by Emily Dickson Collaborator

What’s the difference between prebiotics and probiotics?

What’s the difference between prebiotics and probiotics?

Why do we care so much about the one-letter difference??

Because your horses need both pre- and probiotics for a thriving microbiome and overall well being. 

Let’s start at the beginning. 

What are prebiotics?

Prebiotics are undervalued indigestible ingredients that help beneficial gut bacteria grow and flourish. You can think of prebiotics as fertilizer or food for all those good gut bugs that make up the microbiome. 

Since prebiotics are non-digestible by the body’s normal digestive processes, they make it through the stomach and small intestine to the large intestine (cecum and colon) where they are fermented and degraded by horses’ gut bacteria. 

As gut bacteria degrade prebiotics, they not only feed the gut bacteria, but also produce butyrate and propionate, which positively impact immune function and the integrity of the digestive tract. 

While there are many beneficial side effects of prebiotics, just remember that they exist symbiotically with gut bacteria (probiotics) to create a healthymicrobiome in us and our animals. 

Types of Prebiotics

Because more research into prebiotics is needed in general, they are often categorized in different ways. For the purposes of this article, we will classify them into 3 main subgroups: 

  1. Fructo-Oligosaccharides (FOS)
  2. Galacto-Oligosaccharides (GOS)
  3. Mannan-Oligosaccharides (MOS)

The most important thing to realize is that the most well-known prebiotics are “oligosaccharides,” meaning that they are derived from carbohydrates. 

FullBucket’s prebiotic is labeled as “Saccharomyces cerevisiae cell wall extract” and is a special blend of MOS + Beta 1,3 & 1,6 Glucans (another type of carbohydrate).  

What are prebiotics good for? 

Prebiotics help modify the gut environment through feeding beneficial bacteria. One of their coolest anecdotal features (we need more research in this area) is that they can bind to bad bacteria and help remove them from the intestinal tract.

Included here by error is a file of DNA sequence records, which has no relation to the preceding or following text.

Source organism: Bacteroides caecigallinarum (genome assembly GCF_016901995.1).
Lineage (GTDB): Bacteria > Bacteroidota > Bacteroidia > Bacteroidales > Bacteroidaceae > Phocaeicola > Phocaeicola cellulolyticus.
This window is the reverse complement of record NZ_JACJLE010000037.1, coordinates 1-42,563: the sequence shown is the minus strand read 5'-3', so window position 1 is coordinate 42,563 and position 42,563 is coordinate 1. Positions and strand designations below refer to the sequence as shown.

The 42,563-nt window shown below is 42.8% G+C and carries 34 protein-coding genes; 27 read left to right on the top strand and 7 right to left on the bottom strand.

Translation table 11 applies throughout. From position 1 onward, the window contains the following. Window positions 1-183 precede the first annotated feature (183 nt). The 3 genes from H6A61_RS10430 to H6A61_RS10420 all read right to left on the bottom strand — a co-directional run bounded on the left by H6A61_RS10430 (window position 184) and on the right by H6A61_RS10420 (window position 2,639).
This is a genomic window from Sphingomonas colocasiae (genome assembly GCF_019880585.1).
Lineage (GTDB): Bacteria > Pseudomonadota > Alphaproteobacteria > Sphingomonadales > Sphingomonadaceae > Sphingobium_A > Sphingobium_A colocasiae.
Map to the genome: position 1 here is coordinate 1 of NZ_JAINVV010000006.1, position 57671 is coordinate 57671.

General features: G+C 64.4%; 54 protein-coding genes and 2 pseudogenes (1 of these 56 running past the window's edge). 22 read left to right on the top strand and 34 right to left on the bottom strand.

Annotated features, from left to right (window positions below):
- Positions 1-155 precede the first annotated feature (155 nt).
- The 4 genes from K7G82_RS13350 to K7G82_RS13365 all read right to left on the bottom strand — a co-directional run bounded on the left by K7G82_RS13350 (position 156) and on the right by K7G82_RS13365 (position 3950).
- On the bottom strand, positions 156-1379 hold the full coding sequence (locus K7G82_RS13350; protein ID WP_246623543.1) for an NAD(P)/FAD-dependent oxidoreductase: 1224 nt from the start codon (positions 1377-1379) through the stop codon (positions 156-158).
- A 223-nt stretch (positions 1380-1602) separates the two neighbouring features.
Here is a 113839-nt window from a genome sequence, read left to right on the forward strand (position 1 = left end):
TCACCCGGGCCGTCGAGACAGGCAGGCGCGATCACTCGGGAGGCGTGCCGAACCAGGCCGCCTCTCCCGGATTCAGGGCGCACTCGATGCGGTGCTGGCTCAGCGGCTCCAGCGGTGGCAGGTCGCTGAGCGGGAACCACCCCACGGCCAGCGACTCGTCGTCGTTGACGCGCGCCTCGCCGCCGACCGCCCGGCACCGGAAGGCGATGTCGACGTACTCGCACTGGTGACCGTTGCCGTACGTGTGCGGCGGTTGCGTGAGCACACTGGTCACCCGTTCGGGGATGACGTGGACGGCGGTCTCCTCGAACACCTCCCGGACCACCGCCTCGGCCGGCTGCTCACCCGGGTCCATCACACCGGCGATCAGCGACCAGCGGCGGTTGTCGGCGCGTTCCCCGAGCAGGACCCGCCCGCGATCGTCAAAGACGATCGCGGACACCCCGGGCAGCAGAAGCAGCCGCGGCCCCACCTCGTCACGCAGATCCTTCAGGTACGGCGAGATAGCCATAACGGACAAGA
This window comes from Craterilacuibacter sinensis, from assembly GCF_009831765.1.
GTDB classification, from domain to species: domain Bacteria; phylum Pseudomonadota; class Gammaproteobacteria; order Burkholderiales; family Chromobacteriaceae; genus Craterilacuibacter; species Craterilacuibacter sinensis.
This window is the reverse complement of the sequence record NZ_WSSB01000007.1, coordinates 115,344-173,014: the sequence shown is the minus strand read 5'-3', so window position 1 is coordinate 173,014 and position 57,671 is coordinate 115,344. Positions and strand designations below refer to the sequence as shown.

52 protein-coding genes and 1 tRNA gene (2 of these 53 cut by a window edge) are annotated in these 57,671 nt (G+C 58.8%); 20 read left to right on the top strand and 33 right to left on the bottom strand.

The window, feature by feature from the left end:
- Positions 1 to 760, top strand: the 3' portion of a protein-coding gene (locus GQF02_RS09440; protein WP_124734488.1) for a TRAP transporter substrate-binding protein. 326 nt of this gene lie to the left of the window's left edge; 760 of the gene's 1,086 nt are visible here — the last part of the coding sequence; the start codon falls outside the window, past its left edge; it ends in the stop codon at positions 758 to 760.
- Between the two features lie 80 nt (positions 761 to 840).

Additionally, it is important to mention that there is MUCH unknown about the microbiome (think of it like the Wild West). We probably only know a fraction of what types of bacteria live in the gut. 

What is arguably one of the most critical roles of prebiotics is that they feed ALL beneficial bacteria in the intestinal tract, whether we as humans (and scientists!) know these bacteria exist or not.  

Prebiotics are underestimated. But they REALLY contribute to a thriving digestive tract. 

To read more about the microbiome, check out this 5 part series about mares and foals on our blog

Best prebiotics for horses 

There’s many horse feeds on the market claiming to contain prebiotics. So you might be wondering why you should care about adding additional prebiotics to the horse’s diet. 

If you have a chance to read the feed tags on these feeds, you might have a difficult time finding the prebiotics. They very well might be in that feed, but it’s challenging to be certain since you can’t always find them listed on the guaranteed analysis. 

Even if we assume that commercial grains do contain small amounts of prebiotics, remember that prebiotics are VERY SAFE, and your horse will only benefit from high-quality supplementation. 

Because we believe in full transparency and testing our products before selling them, FullBucket’s equine probiotic granules and equine probiotic pellets GUARANTEE between 5,000 and 10,000 mg of prebiotics, respectively, so you can be sure that you are supporting your horse’s gut with the necessary ingredients it needs to actually make use of the probiotics you are also feeding. 

Think about gut health for horses as an equation: 

Prebiotics + Probiotics = An Elevated Gut Microbiome


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